I doubt such labels would even be helpful. Kind of like movie ratings. My kids might love an R-rated movie that merited this rating because of too many "F words," and a PG-13 flick might have enough gratuitous violence to send me running from the room. Violence concerns me WAY more than cursing, but another parent might see it differently. There is no one-size-fits-all label that is going to fit everyone's needs.

  18. Absolutely ridiculous. What makes me even sadder about these situations is that these people really think they are doing someething good. Hopefully the truth will win out and she won't be able to get her way.

  19. Thanks fort reporting on this incident. The more people raise the issue of banned books, the better. And I do consider this a form of book banning. I've known many people like this woman. They believe their ideas are righteously right and must be imposed on everyone else. She thinks she's doing it for her children but there are other ways she can easily solve that problem. No, she wants everyone else to see life the way she does.

  20. What an interesting post! I'm with you on this one, Staci. If they go to school, that woman's kids probably already know everything that can be found in the books she's trying to ban...books are one of the safer ways kids will find out about life.

  21. This is one of those ideas that can easily backfire. Put a label on a book and that could be the very thing that makes the kid want to read it. I get very annoyed with parents expecting the rest of the world to do their job for them. This woman must freak out at some of the music out there.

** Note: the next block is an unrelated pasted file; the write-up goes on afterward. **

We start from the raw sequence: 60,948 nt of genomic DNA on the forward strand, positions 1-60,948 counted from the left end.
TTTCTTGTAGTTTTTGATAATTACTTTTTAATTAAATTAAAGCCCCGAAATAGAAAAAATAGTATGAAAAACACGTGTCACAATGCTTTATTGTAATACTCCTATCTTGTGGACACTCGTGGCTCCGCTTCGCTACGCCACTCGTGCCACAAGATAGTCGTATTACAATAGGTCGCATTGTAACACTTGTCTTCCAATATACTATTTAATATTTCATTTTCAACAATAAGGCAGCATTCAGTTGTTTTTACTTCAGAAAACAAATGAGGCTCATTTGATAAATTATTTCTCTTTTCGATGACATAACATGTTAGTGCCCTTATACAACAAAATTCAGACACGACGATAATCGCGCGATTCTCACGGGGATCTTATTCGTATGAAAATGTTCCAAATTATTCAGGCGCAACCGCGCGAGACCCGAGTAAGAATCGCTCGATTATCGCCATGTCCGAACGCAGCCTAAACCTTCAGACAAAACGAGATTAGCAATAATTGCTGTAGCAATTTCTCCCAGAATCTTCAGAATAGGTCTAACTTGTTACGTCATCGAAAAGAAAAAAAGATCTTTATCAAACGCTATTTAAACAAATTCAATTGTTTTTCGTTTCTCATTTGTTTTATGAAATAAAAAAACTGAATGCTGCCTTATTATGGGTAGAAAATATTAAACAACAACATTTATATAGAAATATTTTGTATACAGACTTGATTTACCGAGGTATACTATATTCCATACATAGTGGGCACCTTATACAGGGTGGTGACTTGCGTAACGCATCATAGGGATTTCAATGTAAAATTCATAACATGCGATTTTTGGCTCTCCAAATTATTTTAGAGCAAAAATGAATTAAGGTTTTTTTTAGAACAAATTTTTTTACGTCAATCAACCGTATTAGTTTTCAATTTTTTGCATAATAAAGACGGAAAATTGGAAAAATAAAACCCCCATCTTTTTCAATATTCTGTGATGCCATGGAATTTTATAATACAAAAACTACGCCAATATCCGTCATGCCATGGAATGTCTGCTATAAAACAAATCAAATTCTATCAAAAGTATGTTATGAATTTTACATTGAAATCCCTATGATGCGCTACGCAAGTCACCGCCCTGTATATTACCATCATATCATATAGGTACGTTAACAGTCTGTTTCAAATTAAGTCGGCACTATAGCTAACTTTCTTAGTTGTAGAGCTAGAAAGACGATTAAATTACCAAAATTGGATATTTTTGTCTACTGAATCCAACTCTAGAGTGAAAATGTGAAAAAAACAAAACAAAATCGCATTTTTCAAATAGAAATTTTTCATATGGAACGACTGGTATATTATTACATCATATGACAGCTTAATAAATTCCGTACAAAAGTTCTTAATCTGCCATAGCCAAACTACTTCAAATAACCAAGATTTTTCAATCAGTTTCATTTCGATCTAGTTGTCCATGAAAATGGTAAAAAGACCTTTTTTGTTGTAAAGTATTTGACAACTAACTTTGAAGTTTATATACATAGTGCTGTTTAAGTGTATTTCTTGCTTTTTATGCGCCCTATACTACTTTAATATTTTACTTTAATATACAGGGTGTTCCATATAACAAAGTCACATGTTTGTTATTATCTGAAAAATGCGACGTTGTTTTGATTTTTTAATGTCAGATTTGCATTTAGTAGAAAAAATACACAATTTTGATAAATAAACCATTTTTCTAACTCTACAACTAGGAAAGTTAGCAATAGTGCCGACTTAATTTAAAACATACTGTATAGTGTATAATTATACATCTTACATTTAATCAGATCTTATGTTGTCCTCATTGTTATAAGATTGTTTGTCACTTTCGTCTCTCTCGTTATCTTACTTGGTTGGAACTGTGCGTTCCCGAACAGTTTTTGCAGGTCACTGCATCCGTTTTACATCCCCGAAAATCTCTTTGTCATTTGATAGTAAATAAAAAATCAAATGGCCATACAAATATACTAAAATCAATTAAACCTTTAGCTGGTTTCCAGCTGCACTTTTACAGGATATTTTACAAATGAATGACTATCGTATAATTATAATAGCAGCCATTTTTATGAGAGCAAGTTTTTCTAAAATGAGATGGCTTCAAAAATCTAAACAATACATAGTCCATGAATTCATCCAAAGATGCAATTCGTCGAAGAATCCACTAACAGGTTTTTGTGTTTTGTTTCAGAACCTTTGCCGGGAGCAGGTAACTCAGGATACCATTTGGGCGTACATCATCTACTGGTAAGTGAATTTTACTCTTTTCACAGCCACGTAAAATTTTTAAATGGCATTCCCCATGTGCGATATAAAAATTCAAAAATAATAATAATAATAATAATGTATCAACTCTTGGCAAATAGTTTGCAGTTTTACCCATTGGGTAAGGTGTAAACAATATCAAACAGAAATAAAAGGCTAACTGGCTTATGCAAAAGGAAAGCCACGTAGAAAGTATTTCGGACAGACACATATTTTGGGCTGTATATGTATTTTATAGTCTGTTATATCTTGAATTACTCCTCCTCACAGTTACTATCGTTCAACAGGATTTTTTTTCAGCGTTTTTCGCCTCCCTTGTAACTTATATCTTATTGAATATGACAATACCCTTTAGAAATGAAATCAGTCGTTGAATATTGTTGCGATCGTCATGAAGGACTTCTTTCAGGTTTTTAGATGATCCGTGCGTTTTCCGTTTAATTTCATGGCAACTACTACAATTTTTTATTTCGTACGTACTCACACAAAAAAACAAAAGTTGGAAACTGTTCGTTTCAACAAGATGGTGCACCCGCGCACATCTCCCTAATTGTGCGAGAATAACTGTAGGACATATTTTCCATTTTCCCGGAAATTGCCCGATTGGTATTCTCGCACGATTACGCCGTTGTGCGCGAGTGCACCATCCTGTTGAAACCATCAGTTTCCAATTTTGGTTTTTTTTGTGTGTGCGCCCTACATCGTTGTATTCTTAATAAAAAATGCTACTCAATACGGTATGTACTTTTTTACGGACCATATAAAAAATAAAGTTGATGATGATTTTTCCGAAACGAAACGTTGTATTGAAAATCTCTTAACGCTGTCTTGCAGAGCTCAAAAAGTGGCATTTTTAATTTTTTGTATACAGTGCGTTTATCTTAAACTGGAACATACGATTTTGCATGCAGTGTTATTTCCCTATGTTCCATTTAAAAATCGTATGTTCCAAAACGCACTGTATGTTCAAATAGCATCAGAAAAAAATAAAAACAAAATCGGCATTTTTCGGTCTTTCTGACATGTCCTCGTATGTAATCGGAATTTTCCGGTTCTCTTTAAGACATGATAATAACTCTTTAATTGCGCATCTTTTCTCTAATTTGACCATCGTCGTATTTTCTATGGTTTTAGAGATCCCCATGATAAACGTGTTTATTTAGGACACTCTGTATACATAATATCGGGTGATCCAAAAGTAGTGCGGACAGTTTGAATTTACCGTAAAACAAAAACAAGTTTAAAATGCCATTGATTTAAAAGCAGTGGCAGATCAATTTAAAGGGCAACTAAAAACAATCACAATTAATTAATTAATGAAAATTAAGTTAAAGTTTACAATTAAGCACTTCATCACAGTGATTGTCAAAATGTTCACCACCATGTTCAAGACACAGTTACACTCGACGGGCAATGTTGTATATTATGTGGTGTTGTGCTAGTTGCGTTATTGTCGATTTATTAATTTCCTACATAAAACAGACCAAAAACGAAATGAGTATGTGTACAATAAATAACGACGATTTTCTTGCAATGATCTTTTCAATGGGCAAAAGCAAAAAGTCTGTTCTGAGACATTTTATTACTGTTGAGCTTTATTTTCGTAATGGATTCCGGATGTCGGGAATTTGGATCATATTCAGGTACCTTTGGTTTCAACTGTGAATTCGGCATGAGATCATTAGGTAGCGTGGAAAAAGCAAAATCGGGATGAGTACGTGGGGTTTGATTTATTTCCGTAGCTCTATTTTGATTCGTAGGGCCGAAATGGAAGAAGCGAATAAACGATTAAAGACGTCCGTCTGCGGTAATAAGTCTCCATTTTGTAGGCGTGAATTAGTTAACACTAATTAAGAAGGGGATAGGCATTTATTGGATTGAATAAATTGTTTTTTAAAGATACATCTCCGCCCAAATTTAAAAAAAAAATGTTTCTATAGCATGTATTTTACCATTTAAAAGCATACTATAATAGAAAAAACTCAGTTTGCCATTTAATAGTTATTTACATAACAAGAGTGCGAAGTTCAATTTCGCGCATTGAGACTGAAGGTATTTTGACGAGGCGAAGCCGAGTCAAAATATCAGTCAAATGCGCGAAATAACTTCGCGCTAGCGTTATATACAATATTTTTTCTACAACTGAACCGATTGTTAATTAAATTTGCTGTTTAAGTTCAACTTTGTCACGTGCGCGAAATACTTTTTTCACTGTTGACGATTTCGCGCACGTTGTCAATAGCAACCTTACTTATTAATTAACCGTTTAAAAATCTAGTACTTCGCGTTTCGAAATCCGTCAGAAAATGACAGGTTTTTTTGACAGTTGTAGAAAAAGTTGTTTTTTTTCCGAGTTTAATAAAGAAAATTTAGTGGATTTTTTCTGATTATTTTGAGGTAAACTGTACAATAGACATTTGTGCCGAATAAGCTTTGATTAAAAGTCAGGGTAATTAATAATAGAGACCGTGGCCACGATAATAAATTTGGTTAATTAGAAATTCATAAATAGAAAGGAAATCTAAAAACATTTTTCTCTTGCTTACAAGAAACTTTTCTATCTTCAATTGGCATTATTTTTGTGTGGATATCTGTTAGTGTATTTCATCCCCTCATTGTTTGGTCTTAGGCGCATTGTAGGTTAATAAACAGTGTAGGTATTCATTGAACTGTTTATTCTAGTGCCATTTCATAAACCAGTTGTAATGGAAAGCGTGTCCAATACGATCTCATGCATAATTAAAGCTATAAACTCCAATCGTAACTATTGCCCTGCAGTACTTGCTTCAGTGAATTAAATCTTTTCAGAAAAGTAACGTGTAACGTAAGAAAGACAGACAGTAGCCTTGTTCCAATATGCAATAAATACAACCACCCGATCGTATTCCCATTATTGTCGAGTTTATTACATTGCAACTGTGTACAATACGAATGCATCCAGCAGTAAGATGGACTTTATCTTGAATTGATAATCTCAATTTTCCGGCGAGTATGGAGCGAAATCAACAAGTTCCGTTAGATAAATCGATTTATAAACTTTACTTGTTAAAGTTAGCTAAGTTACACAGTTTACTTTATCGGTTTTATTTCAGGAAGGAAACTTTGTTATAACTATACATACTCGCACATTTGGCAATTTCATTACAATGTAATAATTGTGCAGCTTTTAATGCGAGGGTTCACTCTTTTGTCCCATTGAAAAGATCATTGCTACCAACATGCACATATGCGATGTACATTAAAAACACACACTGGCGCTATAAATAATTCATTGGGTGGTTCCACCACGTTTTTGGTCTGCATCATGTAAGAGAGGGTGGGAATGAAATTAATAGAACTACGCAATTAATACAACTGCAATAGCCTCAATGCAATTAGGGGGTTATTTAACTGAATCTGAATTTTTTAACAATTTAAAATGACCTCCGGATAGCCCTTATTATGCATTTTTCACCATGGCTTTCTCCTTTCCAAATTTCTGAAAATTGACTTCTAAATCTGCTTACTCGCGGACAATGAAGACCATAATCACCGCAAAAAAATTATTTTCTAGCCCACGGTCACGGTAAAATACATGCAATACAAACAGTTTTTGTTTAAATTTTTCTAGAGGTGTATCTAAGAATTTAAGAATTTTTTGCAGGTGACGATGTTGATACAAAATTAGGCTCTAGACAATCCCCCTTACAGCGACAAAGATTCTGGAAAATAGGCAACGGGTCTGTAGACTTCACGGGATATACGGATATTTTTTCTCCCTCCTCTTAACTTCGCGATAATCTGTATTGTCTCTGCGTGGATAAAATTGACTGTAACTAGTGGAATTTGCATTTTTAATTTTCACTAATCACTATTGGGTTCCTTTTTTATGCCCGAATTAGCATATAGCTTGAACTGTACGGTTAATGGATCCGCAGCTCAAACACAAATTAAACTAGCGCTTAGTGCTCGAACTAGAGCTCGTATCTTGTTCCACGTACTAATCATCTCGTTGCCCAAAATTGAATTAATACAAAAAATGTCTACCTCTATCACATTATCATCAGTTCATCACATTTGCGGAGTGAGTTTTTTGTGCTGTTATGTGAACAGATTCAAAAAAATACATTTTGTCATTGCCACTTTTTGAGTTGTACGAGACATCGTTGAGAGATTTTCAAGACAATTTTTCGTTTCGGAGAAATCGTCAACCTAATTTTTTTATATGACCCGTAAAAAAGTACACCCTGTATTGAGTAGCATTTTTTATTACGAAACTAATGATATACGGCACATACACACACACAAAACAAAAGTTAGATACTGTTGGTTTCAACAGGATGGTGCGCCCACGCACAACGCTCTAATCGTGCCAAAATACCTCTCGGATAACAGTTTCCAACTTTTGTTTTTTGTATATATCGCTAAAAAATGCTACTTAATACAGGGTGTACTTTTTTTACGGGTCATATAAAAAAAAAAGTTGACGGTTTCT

22. I am not a parent so I might have a strikingly different perspective in this labeling/flagging issue. Censorship in any form to me means a power wielded too enormous to exert pressure on others. As long as a book is not pornographic, it should never been censored. It's about a well-rounded, universal education that will teach kids to be savvy of social and cultural diversity. Censorship shall have the long term detrimental effect. Kids will only be exposed to what their parents want them to read and so they live this bubble of "it's-all-good" type of world. It's unrealistic. And by censoring materials, you think the kids won't find other ways to access these materials?

  23. I'm 100% against censorship but I gotta tell you that I do love that video games and music CDs have those explanations of the content on them. If I'm going to spend money on something for my kids, I do like to know that it will be appropriate by my standards. HOWEVER--the internet was not what it is now when my kids were growing up. It is so easy now to research books, video games and music now before you buy them. Be the parent, lady. Just because something is labeled or even put in a separate area doesn't mean the kid isn't going to pick it up. Plus, these kids learn much more about the real world from each other than they do from anything they read in a book!